Habitat loss may have triggered Nipah outbreak

Can human-caused factors like habitat loss and climate change trigger outbreaks such as the recent Nipah cases in Kerala? Existing literature does hint at this possibility.

According to a report by the World Health Organization, there is “strong evidence” that the emergence of bat-related viral infections can be attributed to the loss of the animal’s natural habitats. “As the flying fox [fruit bat] habitat is destroyed by human activity, the bats get stressed and hungry, their immune system gets weaker, their virus load goes up and a lot of virus spills out in their urine and saliva,” the report adds.

Environmental stress:

“There are studies on Hendra and Nipah viruses that hint at reproductive and nutritional stress [fewer food resources] as potential role players in virus spillover,”

In the case of the Hendra virus — the Nipah equivalent in Australia — scientists found that when fruit bats are stressed (through habitat fragmentation, habitat reduction, and physiological stress), the percentage of bats infected with the virus increases drastically, increasing the likelihood of passing it to humans through horses.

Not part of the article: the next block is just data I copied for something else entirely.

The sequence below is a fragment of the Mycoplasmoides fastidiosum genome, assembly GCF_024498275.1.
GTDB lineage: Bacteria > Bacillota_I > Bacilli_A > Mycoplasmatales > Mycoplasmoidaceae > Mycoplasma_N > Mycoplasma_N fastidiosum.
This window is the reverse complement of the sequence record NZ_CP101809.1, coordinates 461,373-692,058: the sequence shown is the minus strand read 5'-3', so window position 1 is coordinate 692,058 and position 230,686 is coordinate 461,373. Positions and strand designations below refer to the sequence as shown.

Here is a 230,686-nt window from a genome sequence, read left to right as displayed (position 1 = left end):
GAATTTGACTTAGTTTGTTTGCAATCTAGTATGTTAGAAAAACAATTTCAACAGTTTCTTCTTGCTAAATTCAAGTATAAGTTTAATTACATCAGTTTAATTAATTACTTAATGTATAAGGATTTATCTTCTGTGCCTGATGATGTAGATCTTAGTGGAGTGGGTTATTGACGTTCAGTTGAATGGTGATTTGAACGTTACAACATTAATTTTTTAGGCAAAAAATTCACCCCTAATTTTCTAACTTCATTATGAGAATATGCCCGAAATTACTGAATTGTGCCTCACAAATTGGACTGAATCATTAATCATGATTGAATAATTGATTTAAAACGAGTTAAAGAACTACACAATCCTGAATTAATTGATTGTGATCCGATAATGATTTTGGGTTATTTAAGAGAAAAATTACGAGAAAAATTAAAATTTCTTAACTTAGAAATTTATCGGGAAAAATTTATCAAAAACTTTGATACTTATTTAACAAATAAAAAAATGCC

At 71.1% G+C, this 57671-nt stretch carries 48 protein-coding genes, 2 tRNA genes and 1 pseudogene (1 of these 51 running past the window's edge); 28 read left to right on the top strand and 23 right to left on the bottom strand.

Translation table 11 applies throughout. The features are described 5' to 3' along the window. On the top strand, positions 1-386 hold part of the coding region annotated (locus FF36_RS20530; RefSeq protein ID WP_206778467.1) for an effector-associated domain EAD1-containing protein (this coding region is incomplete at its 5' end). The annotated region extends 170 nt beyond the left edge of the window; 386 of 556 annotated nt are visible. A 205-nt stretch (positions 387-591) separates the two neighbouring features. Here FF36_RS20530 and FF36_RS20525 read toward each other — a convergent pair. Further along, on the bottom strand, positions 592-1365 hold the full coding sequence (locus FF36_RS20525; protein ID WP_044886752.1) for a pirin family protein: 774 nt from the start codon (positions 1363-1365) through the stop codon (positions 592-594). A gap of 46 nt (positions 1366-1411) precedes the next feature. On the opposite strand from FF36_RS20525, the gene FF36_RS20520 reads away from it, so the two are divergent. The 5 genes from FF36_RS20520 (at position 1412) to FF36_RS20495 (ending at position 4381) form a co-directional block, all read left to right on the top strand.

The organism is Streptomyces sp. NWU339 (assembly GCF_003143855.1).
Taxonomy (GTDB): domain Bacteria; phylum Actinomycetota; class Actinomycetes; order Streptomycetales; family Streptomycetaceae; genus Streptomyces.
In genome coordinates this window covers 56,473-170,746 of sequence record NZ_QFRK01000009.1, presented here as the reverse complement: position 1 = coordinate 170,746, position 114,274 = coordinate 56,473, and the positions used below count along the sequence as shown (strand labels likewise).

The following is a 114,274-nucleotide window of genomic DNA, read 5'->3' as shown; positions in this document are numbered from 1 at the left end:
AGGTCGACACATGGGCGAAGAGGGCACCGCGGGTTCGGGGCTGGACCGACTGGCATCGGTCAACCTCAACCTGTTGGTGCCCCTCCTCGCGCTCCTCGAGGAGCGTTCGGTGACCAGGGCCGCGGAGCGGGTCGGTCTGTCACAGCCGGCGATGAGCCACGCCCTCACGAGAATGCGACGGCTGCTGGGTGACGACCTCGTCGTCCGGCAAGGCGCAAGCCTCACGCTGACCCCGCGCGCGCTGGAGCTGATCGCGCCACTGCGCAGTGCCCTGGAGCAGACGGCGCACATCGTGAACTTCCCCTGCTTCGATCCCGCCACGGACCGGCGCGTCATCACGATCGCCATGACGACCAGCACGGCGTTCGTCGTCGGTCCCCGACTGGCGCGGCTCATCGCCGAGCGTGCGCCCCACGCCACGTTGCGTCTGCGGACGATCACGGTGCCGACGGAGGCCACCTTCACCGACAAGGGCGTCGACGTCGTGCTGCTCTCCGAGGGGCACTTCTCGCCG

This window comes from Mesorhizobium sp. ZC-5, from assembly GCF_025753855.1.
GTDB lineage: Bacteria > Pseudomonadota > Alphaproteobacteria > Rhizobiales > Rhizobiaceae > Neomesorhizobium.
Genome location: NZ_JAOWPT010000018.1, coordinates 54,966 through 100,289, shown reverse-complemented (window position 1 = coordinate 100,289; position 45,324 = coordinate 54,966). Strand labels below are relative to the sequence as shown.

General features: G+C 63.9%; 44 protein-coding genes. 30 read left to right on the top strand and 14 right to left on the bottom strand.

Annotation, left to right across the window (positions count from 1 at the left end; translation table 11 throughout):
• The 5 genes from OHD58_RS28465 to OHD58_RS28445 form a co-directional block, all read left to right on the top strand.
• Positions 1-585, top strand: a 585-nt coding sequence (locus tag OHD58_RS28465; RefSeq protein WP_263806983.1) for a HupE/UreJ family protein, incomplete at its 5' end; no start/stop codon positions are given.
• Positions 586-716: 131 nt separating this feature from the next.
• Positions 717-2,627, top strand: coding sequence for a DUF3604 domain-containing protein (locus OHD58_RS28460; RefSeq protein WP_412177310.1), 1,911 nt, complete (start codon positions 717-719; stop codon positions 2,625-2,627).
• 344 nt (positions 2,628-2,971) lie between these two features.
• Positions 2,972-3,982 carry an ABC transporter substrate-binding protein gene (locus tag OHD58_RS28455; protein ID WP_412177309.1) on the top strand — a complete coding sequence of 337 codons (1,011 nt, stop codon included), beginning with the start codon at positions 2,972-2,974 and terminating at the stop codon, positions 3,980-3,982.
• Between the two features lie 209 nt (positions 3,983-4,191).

Nutritional stress through the loss of food resources — a direct consequence of habitat loss and climate change — brings bats closer to urban areas. According to a study in Malaysia, rapid urbanization of bat-rich rainforests contributed to the emergence of Nipah virus there: the regions most adversely affected were those that suffered from maximum deforestation. Forest fragmentation and hunting bats for food also bring them closer to humans and is often an important cause of disease transmission, says Rohit Chakravarty who studies bats in India.

Conservationists worry that the recent Nipah outbreak could cause a knee-jerk reaction of calls for bat culling. Culling bat populations may seem like an easy solution — and has been tried in Australia — but studies warn that instead of reducing the outbreak of such zoonotic diseases, it could cause even more damage, chiefly ecological.

That’s because about a quarter of the more than 1,300 bat species seen worldwide feed on fruit and nectar and are crucial pollinators (of fruit trees, including mango, guava, and banana), helping maintain genetic diversity in agricultural systems. They are also important seed dispersers; other bat species help bring rodent and insect numbers under control.

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